Central African Republic abuses may be crimes against humanity -U.N.

by Reuters
Tuesday, 30 May 2017 10:00 GMT

Children walk by houses that were destroyed during 2013 violent unrest in Bangui, Central African Republic, April 24, 2017. REUTERS/Baz Ratner

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In the past two weeks alone, fighting between militia groups has killed about 300 people and displaced 100,000, the worst bout of displacements since 2013

By Aaron Ross

KINSHASA, May 30 (Reuters) - A litany of killing, rape, mutilation, pillage and torture committed by successive governments and armed groups in Central African Republic from 2003-15 may constitute crimes against humanity, the United Nations said in a report on Tuesday.

The 368-page mapping report by the Office of the High Commissioner for Human Rights, based on more than 1,200 confidential and open sources, is meant to help authorities identify cases as they establish a Special Criminal Court to try the worst crimes committed in the landlocked, isolated nation.

FACTBOX-Forgotten crisis: violence in Central African Republic

"The point is to send a signal, particularly to the 'big fish' ... that we have documented their crimes and will continue to document their crimes," Andrew Gilmour, U.N. Assistant Secretary-General for Human Rights, told Reuters.

Repeated political crises in CAR have fuelled conflict since 2003. The most recent violence erupted in 2013 when a mostly Muslim rebel coalition overthrew the then-president Francois Bozize, prompting reprisals from Christian militias.

Tit-for-tat violence is on the rise again despite a successful presidential election last year. In the past two weeks alone, fighting between militia groups has killed about 300 people and displaced 100,000, the worst bout of displacements since 2013.

The U.N. report said that perpetrators have enjoyed near total impunity throughout the period in question due to persistent insecurity and a feeble justice system, which has fuelled cycles of abuse.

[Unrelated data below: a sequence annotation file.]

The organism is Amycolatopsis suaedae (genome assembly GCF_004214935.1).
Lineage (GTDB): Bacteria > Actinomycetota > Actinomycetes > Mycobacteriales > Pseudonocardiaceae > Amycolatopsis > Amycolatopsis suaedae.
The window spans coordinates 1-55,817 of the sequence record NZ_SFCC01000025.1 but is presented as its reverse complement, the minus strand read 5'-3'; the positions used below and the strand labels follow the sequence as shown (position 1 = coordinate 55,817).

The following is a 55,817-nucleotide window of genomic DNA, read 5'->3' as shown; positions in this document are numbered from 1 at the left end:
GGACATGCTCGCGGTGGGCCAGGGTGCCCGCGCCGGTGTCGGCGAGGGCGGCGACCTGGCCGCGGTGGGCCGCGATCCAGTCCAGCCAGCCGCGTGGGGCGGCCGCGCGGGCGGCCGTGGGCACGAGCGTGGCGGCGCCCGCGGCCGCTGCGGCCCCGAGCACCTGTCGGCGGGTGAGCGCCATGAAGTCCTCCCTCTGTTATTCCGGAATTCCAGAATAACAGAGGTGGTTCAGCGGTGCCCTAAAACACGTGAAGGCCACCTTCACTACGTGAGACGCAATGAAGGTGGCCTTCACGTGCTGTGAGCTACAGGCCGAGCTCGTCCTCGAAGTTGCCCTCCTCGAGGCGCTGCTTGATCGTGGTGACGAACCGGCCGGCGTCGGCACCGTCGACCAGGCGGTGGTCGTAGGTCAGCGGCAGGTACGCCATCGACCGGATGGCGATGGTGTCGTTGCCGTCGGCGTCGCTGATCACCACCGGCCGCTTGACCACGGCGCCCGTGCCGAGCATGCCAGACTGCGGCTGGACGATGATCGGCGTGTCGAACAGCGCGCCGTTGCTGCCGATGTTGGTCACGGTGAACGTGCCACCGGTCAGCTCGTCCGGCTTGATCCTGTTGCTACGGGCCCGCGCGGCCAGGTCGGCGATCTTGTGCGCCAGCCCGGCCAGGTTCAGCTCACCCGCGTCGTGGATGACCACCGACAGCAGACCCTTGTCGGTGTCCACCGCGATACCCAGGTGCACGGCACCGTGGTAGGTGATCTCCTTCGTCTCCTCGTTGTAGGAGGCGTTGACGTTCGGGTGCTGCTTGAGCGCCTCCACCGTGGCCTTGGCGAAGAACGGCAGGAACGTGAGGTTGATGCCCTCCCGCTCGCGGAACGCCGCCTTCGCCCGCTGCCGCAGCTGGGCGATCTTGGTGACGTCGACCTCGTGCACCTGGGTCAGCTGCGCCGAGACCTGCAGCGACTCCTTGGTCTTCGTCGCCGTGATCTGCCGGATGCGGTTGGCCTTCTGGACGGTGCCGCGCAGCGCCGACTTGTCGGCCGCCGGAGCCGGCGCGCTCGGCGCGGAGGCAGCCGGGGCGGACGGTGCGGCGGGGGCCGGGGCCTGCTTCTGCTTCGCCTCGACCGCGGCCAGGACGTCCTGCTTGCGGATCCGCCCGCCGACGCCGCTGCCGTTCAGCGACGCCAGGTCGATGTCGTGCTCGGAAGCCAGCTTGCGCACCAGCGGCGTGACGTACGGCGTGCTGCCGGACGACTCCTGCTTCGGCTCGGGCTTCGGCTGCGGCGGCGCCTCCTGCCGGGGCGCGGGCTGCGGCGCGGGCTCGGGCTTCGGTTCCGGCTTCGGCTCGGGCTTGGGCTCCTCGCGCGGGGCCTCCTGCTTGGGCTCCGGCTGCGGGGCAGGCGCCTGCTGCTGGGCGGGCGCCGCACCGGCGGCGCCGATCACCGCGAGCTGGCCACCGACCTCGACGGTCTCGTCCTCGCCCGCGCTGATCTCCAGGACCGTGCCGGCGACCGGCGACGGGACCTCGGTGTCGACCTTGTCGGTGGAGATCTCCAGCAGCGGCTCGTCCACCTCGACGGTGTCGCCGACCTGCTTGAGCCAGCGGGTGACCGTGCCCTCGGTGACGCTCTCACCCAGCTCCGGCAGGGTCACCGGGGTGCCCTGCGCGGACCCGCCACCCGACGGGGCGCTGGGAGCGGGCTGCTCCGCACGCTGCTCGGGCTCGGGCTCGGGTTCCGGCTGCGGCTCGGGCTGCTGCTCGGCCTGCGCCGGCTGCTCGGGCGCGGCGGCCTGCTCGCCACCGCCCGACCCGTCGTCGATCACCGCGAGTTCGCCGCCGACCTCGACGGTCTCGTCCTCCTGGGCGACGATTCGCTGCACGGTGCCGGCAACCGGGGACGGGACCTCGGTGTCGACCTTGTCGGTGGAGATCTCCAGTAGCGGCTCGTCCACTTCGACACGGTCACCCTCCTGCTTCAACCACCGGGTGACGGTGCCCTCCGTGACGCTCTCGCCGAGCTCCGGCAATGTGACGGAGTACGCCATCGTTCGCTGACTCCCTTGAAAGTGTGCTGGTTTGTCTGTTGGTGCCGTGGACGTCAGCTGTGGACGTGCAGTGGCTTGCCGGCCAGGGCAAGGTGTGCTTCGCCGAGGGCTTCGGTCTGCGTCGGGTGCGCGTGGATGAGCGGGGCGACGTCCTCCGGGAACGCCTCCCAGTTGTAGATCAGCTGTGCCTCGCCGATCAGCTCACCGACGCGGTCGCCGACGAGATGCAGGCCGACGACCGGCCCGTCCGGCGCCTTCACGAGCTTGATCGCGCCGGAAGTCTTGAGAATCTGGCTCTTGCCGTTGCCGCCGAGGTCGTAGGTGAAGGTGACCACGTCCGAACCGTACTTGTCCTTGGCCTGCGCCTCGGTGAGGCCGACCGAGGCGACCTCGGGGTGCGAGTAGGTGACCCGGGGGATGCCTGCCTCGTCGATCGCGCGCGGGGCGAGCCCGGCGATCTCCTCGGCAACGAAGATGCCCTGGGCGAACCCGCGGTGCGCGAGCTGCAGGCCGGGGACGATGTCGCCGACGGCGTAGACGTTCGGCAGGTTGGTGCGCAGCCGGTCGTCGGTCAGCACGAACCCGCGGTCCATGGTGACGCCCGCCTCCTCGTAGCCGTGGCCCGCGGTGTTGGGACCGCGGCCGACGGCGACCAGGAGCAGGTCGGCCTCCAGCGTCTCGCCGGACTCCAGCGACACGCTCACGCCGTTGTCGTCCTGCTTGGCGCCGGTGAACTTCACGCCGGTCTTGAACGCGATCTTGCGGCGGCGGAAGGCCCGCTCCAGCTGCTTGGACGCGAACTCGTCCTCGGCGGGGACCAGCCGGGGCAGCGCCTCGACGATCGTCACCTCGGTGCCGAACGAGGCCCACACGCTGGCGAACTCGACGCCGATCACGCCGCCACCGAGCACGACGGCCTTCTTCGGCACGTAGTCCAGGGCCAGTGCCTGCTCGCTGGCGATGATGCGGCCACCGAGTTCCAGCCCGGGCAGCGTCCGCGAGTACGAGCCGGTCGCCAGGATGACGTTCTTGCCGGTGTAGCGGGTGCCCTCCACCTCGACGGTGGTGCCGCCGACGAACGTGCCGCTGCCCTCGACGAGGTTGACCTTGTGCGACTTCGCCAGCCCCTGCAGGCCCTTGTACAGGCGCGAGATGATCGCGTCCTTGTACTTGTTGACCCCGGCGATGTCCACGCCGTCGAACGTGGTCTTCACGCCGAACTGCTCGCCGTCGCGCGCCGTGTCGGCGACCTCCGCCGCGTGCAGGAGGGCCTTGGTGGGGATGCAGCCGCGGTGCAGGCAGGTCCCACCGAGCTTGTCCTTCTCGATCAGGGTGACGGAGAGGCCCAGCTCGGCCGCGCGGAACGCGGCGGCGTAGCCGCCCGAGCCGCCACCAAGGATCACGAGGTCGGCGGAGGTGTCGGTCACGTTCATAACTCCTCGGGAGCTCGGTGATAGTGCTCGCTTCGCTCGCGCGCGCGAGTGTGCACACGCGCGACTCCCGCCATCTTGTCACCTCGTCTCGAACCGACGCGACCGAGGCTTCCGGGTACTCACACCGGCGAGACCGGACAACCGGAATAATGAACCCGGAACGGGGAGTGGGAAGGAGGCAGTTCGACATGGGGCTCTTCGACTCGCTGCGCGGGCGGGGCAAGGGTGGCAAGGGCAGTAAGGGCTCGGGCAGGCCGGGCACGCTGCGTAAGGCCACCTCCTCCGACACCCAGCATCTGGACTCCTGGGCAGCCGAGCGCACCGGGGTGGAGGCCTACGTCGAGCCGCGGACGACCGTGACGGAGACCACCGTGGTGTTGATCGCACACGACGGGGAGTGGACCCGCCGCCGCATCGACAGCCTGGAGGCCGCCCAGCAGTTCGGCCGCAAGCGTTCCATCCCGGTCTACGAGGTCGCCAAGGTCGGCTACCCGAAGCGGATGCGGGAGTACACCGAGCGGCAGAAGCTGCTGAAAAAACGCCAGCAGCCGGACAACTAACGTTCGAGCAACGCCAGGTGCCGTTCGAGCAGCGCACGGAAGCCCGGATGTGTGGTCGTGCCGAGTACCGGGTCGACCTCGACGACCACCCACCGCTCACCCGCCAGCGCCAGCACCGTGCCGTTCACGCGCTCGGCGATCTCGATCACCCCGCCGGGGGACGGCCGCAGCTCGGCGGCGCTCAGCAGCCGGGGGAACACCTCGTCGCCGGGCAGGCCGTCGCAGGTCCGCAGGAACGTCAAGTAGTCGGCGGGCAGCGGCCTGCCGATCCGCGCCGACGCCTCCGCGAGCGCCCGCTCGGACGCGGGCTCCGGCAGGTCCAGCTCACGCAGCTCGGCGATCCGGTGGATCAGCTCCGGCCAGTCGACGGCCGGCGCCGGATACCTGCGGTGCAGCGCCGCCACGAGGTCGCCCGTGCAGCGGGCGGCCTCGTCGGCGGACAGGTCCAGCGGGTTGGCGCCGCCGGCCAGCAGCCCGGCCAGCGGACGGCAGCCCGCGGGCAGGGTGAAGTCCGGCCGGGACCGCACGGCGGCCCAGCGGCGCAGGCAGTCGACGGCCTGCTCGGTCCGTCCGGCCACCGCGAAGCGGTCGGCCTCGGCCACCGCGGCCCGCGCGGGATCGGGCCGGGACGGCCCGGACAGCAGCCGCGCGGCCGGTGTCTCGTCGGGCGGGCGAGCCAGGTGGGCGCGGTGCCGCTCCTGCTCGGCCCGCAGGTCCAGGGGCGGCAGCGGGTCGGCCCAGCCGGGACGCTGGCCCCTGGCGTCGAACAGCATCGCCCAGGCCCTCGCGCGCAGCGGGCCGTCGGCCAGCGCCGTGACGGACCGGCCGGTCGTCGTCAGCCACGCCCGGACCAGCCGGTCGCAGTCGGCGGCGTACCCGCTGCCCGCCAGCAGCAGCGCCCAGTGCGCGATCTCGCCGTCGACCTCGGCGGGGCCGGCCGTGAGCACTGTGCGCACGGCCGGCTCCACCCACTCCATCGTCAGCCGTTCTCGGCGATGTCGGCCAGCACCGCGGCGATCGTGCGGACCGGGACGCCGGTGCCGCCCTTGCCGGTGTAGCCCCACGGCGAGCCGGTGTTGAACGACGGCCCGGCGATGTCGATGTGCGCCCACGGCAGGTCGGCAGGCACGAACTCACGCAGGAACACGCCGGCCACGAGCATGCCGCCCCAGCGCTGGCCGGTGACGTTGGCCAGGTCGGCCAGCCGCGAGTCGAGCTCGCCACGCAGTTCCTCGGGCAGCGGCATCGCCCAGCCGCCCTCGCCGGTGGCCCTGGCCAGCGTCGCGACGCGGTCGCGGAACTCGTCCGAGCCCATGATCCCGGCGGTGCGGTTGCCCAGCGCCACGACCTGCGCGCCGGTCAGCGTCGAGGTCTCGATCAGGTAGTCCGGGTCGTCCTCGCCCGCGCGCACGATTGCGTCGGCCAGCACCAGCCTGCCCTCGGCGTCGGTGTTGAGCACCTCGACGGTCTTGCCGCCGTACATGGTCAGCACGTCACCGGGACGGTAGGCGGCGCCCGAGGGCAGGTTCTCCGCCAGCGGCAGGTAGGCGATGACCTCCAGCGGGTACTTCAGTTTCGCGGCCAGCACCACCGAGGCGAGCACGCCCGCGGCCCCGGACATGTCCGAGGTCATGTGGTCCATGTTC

It said that ending a decade and a half of impunity would not be easily achieved. Even before the latest violence, armed groups controlled more than half the country, making it dificult for victims come forward and for witnesses to testify.

"Critical preconditions for an effective judicial process which functions in accordance with international human rights standards, are not yet in place," the report said, cautioning that "the rushed or ill-timed introduction of transitional justice measures ... may prove counter-productive".

After seizing power from President Ange-Felix Patasse in a March 2003 coup d'etat, forces loyal to Francois Bozize killed and tortured civilians in order to settle personal scores and pillaged U.N. and other diplomatic facilities, the report said.

A decade later, Christian anti-Balaka militia again killed unarmed civilians, conducted public lynchings and mutilated victims in so-called "cleansing operations" against Muslims in retaliation for similar abuses by mostly Muslim rebels, it said.

The report called on the Special Criminal Court, agreed to in 2015, to maximise the use of foreign judicial personnel given the dearth of expertise in CAR and to collaborate closely with the International Criminal Court, which has been investigating alleged war crimes and crimes against humanity since 2012.

It did not determine whether any of these acts constituted genocide but suggested there are grounds for further investigation as to whether they were.

It also said that investigations and indictments could help deter violent acts such as repeated attacks on displaced persons camps, humanitarian workers and U.N. peacekeepers.

The report also recommended that a truth commission accurately document past violence, allow victims to tell their stories and reveal underlying causes of conflict.

(Additional reporting by Serge Leger Kokopakpa in Bangui; Editing by Tim Cocks and Louise Ireland)

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